Diana Kelly Levey

Top Wellness Activities to Try in Myrtle Beach

brookgreen gardens trees

July 27, 2019 | Categories:

Most folks know that Myrtle Beach is a great place to practice your golf swing on one of the areas’ 100 premier golf courses, but you might be surprised to find out that this Southern coastal city in South Carolina has plenty of healthy activities to offer—for a better value than you’d find at other beach destinations.

Whether you prefer walking through gardens, one-on-one surfing lessons, or treating yourself to a massage that won’t break the bank, there’s something for every type of fitness traveler, spa enthusiast, and foodie in Myrtle Beach.  Get more tips on how to maximize fitness time on vacation.

Fitness Activities to Try in Myrtle Beach, South Carolina

Sea Adventure Activities

Paddle through Pawley’s Island while learning about local wildlife with eco-kayak tour operator Black River Outdoors. The company offers a two-hour fitness and culture Salt Marsh Tour, a Cypress Swamp Tour, or, history buffs will love the evening Georgetown Harbor tour for $40 per person, where you’ll learn about this historic town from Native American occupation through the Civil War and today. Compare that to pricing of a three-hour salt marsh tours in Savannah, GA, which can cost about $180 for two people. You can also take surfing lessons at Kokopelli Surf Camp, which start at $45 for a 1.5-hour private lesson—a great deal compared to a San Diego private lesson for $89 per person for 90 minutes. Work upper body and core muscles when you go out for a stand-up paddle boarding tour with Myrtle Beach Paddle Board and Kayak Adventures (starting at $35 for four hours), compared to a two-hour rental in nearby Charleston, starting at $35.



Rent road bikes and cruisers to coast along the beach at Myrtle Beach Bicycle Rentals-n-Tours for an affordable $25 per day or $50-65 for a seven-day week. The staff will deliver the bikes to wherever you’re staying and pick them up when you’re done. Compare that to Long Beach, Calif., where renting a bike can cost you about $12 per hour or $25 for a half-day. Build up lower body strength and endurance when you take a mountain bike (or trail run) on the seven miles of challenging paths at Horry County Bike & Run Park (free!).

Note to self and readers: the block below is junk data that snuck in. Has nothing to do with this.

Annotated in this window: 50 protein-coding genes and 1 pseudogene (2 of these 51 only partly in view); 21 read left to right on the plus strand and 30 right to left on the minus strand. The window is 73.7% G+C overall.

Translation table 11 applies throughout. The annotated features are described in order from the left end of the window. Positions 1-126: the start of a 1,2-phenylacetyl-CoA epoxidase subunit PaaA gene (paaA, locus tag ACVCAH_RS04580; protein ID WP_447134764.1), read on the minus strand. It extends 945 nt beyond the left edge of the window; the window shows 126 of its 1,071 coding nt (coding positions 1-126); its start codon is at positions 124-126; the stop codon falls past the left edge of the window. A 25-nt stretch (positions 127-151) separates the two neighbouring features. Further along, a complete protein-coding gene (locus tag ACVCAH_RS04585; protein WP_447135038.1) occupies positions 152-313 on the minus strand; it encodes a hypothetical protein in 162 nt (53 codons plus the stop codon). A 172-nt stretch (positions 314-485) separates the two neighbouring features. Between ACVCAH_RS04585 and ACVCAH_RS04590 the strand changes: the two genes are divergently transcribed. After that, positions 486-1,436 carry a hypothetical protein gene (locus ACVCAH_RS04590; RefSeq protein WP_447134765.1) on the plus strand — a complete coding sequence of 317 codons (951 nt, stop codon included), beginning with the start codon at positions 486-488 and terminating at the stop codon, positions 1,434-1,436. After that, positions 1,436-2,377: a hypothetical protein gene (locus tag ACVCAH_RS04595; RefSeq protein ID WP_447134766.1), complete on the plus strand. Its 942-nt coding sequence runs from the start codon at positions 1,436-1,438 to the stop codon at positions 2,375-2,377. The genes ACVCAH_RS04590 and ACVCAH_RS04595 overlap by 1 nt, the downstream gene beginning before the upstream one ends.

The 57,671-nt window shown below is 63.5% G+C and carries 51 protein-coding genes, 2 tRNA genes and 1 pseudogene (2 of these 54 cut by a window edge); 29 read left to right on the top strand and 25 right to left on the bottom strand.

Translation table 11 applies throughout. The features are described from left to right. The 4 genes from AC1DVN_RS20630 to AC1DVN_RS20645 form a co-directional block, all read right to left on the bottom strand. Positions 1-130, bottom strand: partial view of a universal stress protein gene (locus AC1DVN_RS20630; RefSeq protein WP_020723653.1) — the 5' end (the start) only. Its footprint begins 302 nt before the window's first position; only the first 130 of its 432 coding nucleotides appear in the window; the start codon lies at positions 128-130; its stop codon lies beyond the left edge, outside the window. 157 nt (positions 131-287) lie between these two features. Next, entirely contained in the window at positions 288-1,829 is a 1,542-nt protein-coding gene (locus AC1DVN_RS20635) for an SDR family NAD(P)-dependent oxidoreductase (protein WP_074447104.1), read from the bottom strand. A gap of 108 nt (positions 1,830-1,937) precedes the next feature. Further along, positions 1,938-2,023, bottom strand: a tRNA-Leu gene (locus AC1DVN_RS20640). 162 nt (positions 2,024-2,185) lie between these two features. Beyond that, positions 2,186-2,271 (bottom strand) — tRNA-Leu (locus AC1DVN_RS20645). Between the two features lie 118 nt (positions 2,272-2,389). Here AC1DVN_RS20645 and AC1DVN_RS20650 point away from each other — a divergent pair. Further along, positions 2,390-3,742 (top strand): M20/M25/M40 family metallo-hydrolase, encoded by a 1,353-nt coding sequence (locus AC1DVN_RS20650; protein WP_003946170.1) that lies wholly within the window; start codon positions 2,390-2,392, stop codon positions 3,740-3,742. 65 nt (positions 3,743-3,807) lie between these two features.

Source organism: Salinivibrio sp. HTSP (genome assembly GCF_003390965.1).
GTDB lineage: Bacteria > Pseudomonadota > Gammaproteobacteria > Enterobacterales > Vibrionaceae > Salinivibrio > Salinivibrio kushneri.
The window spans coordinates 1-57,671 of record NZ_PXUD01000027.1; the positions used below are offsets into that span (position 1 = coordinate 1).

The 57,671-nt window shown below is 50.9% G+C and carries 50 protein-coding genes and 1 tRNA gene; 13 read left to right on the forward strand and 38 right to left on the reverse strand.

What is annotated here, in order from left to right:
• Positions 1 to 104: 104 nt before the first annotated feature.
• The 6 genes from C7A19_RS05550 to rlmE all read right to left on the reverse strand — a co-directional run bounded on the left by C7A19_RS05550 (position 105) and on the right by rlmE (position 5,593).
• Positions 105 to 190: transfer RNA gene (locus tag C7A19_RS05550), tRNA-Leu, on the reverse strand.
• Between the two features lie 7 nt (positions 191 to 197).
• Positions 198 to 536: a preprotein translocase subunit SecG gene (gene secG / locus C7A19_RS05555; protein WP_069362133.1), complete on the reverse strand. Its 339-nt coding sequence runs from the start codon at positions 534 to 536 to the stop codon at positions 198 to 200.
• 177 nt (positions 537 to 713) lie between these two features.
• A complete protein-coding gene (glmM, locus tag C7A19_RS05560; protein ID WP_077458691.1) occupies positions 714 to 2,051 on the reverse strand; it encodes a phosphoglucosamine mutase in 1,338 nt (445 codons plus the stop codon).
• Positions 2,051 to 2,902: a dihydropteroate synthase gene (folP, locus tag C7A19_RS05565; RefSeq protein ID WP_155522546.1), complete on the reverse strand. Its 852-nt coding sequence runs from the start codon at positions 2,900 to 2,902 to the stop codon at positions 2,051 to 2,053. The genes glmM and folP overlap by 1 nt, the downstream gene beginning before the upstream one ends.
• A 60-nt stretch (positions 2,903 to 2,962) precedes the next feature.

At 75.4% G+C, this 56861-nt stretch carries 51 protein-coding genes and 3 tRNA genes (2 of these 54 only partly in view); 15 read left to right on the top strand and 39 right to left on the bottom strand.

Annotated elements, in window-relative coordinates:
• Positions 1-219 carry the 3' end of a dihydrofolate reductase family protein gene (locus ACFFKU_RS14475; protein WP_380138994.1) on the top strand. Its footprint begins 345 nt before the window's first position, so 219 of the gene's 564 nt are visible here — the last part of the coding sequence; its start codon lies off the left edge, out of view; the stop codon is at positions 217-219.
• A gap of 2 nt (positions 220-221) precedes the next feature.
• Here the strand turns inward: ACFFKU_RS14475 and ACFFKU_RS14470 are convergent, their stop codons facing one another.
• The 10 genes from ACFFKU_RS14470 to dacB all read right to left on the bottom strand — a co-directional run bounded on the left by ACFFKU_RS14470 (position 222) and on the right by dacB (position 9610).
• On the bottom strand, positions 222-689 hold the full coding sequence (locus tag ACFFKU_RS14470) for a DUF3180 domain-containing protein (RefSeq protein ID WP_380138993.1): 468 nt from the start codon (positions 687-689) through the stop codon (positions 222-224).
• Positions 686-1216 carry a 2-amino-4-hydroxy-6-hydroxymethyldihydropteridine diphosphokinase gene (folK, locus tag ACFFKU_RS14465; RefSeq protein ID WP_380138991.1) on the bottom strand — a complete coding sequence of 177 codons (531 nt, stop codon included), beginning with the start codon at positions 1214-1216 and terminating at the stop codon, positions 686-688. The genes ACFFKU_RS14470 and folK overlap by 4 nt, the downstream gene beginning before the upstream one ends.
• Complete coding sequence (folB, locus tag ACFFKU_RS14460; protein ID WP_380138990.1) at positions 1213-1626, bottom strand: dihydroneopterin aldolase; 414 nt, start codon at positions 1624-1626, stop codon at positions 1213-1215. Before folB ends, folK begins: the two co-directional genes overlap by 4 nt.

Scenic walking and hiking

There are plenty of places to explore in Myrtle Beach to aim for that 10,000 daily steps goal, but Brookgreen Gardens is a must-visit location when you’re staying in the area.  Buy tickets online before you go and you’ll save $1, so for $15 per adult, you get a seven-day pass to the 9,100-acre property that’s chock-full of walking paths, a zoo, a children’s garden, sculptures, a labyrinth, and activities that change with the seasons. Across the street from Brookgreen is Huntington ($5 per person); this beachfront park spans about three miles of greenery and has two hiking trails: Sandpiper Pond Trail (two miles) or Kerrigan Trail (0.25-mile). Be on the lookout for wildlife throughout the paths and around the lagoon. Bonus: Consider visiting the historic Atalya house and doing a tour for $2 more on the grounds where the sculptors who owned the Huntington Beach State Park property once lived.

Land Adventures